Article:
Reviewed by Alicia Glass
Directors: Ming Siu Goh, Scott C. Hillyard
Studio: Monkey and Boar
Review Rating: 7 out of 10
50-something Jim loses his longstanding job in terribly expensive Singapore and while trying to hide the fact from his family and find new employment, unleashes a malevolent force that terrorizes his crumbling life!
So Jim (Gerald Chew) just got laid off from the job he’s had for more than a decade. The job that allowed him and his wife Linda (Amy Cheng) to live in this ridiculously luxurious condo, complete with a lap pool and sun windows and yes, even a live-in maid, in horrendously expensive Singapore. The old job can barely bring themselves to see Jim off, much less thank him for long years of hard work, they just want him gone with a minimum of fuss. But fuss is precisely what Jim has to do now, to pay for all these pretty things and people, and at least initially keep the fact that he got laid off a secret.
Jim apparently has one good friend, Vinod (Sivakumar Palakrishnan), in whom he confides about being laid fired and laments, what to do now? Being a practical sort, Vinod advises Jim to find a job, even a lower-end one, as quickly as possible, and to tell his wife and daughter about his job loss now, as opposed to keeping it a secret from them. But Jim’s pride is as strong as his work ethic, and he flatly refuses to tell his wife, involved with her charity work, or his daughter, involved in her schooling and her own life, about his daily money struggles.
What to do now? Jim decides to suck it up and become an Uber driver, using his rather expensive car to try and make back some money as his bills – rent, schooling, maid wages – mount expeditiously. Jim also takes part in some ill-advised and risky business adventures online, enduring extreme lows and brief but joyous highs when he can get them. But then one day Jim apparently hits a young man with his car, and after reassuring them both of a lack of injuries, offers to take the boy home free of charge. The boy recounts a story of madness and unapologetic savagery during the ride, turning a simple guilty transaction into the beginning of a journey into darkness, and ultimately the end, for Jim.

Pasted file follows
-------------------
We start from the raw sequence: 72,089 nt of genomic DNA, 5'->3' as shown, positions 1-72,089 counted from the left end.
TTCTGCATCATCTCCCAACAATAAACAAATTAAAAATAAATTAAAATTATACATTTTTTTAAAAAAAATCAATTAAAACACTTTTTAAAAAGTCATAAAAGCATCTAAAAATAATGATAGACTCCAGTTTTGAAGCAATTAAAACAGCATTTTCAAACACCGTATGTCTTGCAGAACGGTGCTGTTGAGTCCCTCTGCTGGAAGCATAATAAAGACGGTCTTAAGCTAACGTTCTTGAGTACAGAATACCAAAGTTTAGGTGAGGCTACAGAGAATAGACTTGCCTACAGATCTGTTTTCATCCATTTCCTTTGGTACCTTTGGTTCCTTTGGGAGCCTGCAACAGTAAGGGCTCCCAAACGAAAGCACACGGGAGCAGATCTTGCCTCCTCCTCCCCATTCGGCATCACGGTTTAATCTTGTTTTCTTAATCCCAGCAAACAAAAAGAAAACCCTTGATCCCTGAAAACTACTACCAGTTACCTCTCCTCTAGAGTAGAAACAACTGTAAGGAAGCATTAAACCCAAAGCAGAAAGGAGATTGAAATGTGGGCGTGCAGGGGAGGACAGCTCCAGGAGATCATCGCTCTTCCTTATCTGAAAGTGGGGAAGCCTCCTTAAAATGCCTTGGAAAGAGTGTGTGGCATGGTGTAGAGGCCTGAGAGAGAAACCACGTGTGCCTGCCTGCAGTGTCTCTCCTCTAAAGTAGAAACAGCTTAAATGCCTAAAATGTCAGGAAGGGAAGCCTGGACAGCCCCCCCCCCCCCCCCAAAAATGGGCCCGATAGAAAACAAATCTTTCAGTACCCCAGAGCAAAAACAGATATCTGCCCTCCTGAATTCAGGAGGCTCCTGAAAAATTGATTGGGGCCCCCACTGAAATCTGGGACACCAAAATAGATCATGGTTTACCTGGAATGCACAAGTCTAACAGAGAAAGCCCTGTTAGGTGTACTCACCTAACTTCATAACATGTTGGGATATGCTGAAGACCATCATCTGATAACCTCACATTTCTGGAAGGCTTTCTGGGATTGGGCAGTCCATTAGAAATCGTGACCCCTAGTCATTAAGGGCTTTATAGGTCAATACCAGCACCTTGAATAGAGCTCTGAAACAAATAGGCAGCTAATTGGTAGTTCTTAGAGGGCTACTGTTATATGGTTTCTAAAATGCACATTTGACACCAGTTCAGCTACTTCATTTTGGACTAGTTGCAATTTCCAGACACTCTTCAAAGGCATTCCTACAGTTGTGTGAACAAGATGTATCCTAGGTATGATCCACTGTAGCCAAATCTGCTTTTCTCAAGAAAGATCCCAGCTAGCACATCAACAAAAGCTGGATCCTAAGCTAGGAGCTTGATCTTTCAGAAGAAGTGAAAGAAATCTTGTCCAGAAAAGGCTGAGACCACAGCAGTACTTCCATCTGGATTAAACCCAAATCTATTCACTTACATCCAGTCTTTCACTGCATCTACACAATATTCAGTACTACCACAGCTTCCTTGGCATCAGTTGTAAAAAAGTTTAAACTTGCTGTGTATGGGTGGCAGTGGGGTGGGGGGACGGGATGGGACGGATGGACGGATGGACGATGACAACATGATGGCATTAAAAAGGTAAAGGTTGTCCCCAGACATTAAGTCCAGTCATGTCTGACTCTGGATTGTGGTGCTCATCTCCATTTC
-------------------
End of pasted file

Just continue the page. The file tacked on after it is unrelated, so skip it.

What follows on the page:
Companies and big corporations like to say that their repossession of a persons assets when they can’t pay their bills is nothing personal, just business. But the boys story and the subsequent visitations of a blood-soaked shadow monster that wants nothing more than to devour Jim’s entire life just because it can, is potentially more terrifying. Especially since the black demon can apparently possess other peoples bodies, and does so to Jim’s friend and daughter and even his wife, with the kind of horrific glee that only the truly evil can espouse, with simply no reason why other than, just because it can.
By turns both devastatingly realistic and hauntingly supernatural, aided by a terrific score and a pair of newly-come directors with good eyes towards real-life horror, ‘Repossession’ is a journey into the depths of desperation and the wanton evil that takes advantage of it.